Right now, I am hands down the strongest I've ever been in my life. I'm doing things I thought only existed in the realm of imagination and comic art, such as bending steel with my hands, breaking chains with my chest, doing pushups with my thumbs and more.
And all that strength has made me weaker as a strongman.
I attended the Coney Island Strongman Seminar for the second time in my life this past April, and I loved every second of it, as I knew I would. You see, being an oldtime strongman is a matter of apprenticeship, not of certificates or degrees.
I was purely an apprentice, going into the workshop and learning all I could from the strength giants there.
Giants like Chris Rider, who could bend horseshoes essentially as thick as my wrists.
Jonathan Fernandez, who makes turns pennies into tacos for those on an all copper diet.
Kathy Dooley, who could hear three words about your body movement and diagnose the problem to a T, while bending a steel bolt.
Christina DeVos, who could rip a deck of cards to shreds with fairy wings on like no one I know. And many others who either accomplished their very first feats, or tore through new ones like pantyhose.
And there I was, as a returnee to the workshop, ready to show every way I'd grown in the year since the previous workshop. All the isometric training and strength building I'd done was leading up to this moment.
Instead, at every turn, I seemed to be making mistakes with my feats that weren't mistakes before. That weren't problems just last year when I attended the workshop.
I drove a nail through wood with my hand...but the drive wasn't nearly as clean.
I bent a horseshoe, but not with the same amount of ease.
I ripped an entire card deck at last year's workshop, but maxxed out at two suits there.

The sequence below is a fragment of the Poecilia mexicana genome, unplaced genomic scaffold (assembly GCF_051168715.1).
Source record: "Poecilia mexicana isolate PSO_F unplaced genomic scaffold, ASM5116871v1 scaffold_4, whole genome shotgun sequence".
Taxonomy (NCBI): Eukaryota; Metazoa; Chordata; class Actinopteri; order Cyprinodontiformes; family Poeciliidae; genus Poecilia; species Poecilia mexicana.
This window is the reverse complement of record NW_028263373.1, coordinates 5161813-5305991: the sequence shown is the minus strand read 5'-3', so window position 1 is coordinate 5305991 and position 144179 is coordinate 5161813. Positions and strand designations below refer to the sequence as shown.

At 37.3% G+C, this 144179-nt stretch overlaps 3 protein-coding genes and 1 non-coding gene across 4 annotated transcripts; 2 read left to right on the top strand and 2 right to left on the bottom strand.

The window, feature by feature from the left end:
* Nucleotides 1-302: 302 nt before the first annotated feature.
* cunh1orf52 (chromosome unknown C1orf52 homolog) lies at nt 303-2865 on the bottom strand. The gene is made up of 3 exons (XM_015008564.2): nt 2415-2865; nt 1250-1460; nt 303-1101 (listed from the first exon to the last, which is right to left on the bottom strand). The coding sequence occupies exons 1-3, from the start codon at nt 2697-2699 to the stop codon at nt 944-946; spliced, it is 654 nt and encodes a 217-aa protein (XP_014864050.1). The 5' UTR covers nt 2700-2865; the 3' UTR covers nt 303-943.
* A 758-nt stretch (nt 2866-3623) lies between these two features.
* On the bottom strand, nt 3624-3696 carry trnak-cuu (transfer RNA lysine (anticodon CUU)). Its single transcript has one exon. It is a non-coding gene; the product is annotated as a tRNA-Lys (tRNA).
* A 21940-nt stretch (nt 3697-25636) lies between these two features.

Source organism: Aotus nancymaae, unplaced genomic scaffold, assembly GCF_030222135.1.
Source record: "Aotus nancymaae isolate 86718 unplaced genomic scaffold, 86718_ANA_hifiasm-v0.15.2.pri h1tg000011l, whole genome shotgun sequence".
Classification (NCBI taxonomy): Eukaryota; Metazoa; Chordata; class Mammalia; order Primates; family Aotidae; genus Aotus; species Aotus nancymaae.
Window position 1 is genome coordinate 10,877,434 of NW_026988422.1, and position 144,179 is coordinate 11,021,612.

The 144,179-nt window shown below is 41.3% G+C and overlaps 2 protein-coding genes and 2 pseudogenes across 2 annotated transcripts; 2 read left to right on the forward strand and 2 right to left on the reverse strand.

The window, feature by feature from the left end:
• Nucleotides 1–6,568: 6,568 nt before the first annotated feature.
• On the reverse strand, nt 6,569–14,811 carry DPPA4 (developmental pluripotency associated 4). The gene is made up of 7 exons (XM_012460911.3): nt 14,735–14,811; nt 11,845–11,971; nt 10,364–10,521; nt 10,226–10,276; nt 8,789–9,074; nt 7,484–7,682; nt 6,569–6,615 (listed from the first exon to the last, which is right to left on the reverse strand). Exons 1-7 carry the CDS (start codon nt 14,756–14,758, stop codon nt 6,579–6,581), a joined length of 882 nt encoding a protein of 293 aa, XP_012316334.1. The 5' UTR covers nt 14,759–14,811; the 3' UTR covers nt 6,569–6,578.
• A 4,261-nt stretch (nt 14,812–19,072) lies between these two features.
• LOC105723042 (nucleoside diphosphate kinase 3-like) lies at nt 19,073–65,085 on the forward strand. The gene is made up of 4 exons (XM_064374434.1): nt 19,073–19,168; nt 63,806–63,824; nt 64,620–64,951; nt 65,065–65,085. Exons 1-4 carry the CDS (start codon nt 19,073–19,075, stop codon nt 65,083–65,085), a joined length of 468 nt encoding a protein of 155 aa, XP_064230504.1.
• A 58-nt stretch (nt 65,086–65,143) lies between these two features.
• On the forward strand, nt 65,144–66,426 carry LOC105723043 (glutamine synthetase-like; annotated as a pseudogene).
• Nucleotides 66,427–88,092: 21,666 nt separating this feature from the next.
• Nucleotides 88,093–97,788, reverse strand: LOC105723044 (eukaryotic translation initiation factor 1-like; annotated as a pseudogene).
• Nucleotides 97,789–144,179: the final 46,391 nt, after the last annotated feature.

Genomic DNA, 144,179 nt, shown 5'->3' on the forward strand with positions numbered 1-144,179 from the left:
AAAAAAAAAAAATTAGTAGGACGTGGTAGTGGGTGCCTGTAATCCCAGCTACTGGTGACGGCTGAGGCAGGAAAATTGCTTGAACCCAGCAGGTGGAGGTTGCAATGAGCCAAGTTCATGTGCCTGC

My breaking point was a 60D galvanized timber tie screw.
Roughly 6 inches and, again, nothing that I had any real trouble with at the workshop in the previous year.
But for the life of me...that timber tie wouldn't budge a single millimeter. Jonathan Fernandez was giving me some fantastic coaching on my overhand technique for the bend, but with each push, I only got more frustrated as the timber tie stayed as true as steel can be.
So I sat down, started breathing, and just thought...why? Why was I failing on bends that should be even easier now than they were before? Why was the strength I was becoming so proud of failing me?
And it hit me like a steel horseshoe. Pride. I had entered this second Coney Island Strongman Workshop as a returnee, and thus felt I had something to prove, if even subconsciously. I had built up my strength, so I was trying to overpower some of my feats rather than fine-tune my technique, so the feats were all over the place.
My mind was filled with thoughts of the previous year, thoughts of my strength, thoughts of everything except for the metal before me.
As I was in deep thought, I recalled the impressive horseshoe bend Chris had done not long before, and the words he said to us: "None of you were there just then."
This meant that when Chris got in the zone to bend such a difficult horseshoe (3/8" x 1" #5 Draft Horseshoe, to be exact), his focus was to the point that nothing around him mattered...there was simply him and the metal.
Chris walked over to me as I prepared to try bending the timber tie again. I remember the room going quiet...or at least I thought it did. My focus sharpened. I repeated to myself the immortal words of The Mighty Atom as I continued to temper my focus:
"I am man, I am possessed of the Power. You are metal, without will. My will is superior to you. My Power will overcome you. You will bend...you will break."
As I stood up and put the timber tie in position, I remember feeling like my nerves were dancing and my hands were shaking. But nothing mattered to me except bending that steel.
Like a piece of taffy, that steel warped around my fingers until the once straight nail was shaped like a "U" (like the carriage bolt in the video above.
There are three parts to every strength feat: strength, mentality, and technique. You can have tremendous strength, but if your focus isn't there, your strength will disper and your technique will be lacking. It is okay to be proud. It is okay to develop your strength, and look forward to your next opportunity to do so.
But metal...metal is very selfish. When the time comes to bend it, metal wants and deserves all of your focus. Commit yourself to the feat, dip into the true wealth of strength within, and prepare to amaze your hardest critics, especially if they come from within.
As an oldtime strongman, I've learned to unlearn the meaning of limits. What seems impossible to you is normal to us.